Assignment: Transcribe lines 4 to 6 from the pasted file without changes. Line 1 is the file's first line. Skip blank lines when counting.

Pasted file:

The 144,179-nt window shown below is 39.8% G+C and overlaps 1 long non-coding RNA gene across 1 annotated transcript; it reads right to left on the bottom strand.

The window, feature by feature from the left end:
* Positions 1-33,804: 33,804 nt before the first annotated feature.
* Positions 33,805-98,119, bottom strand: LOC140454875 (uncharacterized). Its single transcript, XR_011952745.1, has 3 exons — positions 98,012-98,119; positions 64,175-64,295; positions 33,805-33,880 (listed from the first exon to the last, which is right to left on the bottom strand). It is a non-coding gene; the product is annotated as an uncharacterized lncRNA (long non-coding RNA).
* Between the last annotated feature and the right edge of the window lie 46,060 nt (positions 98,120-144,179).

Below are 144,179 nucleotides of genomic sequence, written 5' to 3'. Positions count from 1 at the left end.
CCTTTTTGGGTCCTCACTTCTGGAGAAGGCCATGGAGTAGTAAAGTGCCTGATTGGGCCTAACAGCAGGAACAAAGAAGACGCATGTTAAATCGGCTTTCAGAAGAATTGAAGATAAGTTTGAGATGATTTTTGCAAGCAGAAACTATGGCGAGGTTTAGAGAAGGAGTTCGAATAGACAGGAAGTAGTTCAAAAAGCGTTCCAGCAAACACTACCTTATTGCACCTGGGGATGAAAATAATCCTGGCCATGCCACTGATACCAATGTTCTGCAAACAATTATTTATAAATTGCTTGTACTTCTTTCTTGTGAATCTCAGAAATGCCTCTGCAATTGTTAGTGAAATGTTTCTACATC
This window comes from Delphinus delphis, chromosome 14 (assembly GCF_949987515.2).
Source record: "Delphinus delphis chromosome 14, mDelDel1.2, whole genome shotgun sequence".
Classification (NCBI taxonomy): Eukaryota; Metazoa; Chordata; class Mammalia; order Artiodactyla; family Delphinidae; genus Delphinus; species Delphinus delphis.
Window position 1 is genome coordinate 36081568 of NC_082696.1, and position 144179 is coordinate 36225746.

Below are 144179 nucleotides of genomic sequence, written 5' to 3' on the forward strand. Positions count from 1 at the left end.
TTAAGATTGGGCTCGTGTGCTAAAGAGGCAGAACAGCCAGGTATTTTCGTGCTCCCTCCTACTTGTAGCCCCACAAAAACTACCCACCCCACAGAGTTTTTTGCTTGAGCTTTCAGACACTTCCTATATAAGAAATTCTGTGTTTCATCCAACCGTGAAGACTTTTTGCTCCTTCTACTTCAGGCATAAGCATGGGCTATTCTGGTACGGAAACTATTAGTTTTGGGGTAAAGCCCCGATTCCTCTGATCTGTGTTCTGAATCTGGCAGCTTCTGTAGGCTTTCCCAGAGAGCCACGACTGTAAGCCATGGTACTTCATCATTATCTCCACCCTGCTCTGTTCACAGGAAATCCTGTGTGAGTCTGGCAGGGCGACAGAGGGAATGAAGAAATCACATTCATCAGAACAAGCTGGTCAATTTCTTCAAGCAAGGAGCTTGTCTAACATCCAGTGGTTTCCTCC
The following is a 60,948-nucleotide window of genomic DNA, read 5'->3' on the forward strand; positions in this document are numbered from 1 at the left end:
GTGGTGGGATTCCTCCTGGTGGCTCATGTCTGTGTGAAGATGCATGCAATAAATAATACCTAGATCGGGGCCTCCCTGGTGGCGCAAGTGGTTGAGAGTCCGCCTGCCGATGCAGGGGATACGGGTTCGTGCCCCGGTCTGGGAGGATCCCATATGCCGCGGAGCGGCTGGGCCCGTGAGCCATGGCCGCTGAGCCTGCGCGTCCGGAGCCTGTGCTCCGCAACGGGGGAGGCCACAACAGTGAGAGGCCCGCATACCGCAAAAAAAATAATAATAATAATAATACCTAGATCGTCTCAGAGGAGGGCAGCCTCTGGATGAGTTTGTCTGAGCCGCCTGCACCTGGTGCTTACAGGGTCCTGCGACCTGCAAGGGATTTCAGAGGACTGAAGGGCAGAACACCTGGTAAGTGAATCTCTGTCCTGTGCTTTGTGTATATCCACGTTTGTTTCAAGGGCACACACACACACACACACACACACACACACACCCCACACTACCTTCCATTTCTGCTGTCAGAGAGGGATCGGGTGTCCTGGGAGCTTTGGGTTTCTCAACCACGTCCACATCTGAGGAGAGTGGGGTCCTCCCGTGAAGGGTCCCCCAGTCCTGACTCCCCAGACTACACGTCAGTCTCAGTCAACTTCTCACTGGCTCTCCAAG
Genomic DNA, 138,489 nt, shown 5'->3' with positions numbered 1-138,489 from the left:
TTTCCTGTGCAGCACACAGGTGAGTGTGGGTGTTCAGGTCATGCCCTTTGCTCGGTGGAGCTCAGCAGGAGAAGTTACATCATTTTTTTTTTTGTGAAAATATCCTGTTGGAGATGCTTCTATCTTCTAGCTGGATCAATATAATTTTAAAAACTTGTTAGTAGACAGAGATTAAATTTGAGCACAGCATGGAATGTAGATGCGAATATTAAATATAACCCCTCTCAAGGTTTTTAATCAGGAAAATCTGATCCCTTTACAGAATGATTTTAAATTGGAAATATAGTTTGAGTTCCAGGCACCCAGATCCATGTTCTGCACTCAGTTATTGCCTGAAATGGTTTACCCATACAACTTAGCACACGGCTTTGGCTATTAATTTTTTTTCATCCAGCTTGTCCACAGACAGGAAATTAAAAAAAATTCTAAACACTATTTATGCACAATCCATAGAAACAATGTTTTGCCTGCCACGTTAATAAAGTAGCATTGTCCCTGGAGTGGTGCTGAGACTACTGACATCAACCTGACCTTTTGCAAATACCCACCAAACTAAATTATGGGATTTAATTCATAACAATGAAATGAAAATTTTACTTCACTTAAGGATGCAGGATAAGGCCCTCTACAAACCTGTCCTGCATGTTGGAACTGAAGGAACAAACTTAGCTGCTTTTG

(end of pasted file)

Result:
* Positions 33,805-98,119, bottom strand: LOC140454875 (uncharacterized). Its single transcript, XR_011952745.1, has 3 exons — positions 98,012-98,119; positions 64,175-64,295; positions 33,805-33,880 (listed from the first exon to the last, which is right to left on the bottom strand). It is a non-coding gene; the product is annotated as an uncharacterized lncRNA (long non-coding RNA).
* Between the last annotated feature and the right edge of the window lie 46,060 nt (positions 98,120-144,179).

Below are 144,179 nucleotides of genomic sequence, written 5' to 3'. Positions count from 1 at the left end.